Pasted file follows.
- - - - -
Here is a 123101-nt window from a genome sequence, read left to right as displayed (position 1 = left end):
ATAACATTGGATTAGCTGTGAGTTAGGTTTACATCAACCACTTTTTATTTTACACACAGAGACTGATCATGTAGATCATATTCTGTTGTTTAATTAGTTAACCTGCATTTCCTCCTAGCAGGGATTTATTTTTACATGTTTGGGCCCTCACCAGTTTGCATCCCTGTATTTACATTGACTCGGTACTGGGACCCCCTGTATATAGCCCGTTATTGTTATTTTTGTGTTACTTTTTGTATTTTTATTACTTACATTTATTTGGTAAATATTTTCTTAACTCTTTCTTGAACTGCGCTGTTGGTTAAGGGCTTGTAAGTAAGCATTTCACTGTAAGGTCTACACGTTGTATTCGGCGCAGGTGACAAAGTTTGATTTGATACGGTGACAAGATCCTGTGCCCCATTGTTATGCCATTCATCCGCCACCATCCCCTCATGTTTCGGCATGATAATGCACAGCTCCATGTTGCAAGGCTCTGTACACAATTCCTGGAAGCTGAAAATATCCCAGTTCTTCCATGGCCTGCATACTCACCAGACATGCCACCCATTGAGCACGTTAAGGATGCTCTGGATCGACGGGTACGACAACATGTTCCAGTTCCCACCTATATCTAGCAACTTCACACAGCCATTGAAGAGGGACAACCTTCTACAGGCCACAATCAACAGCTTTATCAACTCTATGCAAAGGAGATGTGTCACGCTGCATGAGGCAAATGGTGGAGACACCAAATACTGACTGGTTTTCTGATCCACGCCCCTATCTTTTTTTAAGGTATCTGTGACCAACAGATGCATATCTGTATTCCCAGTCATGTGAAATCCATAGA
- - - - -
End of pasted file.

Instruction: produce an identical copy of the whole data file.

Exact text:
Here is a 123101-nt window from a genome sequence, read left to right as displayed (position 1 = left end):
ATAACATTGGATTAGCTGTGAGTTAGGTTTACATCAACCACTTTTTATTTTACACACAGAGACTGATCATGTAGATCATATTCTGTTGTTTAATTAGTTAACCTGCATTTCCTCCTAGCAGGGATTTATTTTTACATGTTTGGGCCCTCACCAGTTTGCATCCCTGTATTTACATTGACTCGGTACTGGGACCCCCTGTATATAGCCCGTTATTGTTATTTTTGTGTTACTTTTTGTATTTTTATTACTTACATTTATTTGGTAAATATTTTCTTAACTCTTTCTTGAACTGCGCTGTTGGTTAAGGGCTTGTAAGTAAGCATTTCACTGTAAGGTCTACACGTTGTATTCGGCGCAGGTGACAAAGTTTGATTTGATACGGTGACAAGATCCTGTGCCCCATTGTTATGCCATTCATCCGCCACCATCCCCTCATGTTTCGGCATGATAATGCACAGCTCCATGTTGCAAGGCTCTGTACACAATTCCTGGAAGCTGAAAATATCCCAGTTCTTCCATGGCCTGCATACTCACCAGACATGCCACCCATTGAGCACGTTAAGGATGCTCTGGATCGACGGGTACGACAACATGTTCCAGTTCCCACCTATATCTAGCAACTTCACACAGCCATTGAAGAGGGACAACCTTCTACAGGCCACAATCAACAGCTTTATCAACTCTATGCAAAGGAGATGTGTCACGCTGCATGAGGCAAATGGTGGAGACACCAAATACTGACTGGTTTTCTGATCCACGCCCCTATCTTTTTTTAAGGTATCTGTGACCAACAGATGCATATCTGTATTCCCAGTCATGTGAAATCCATAGA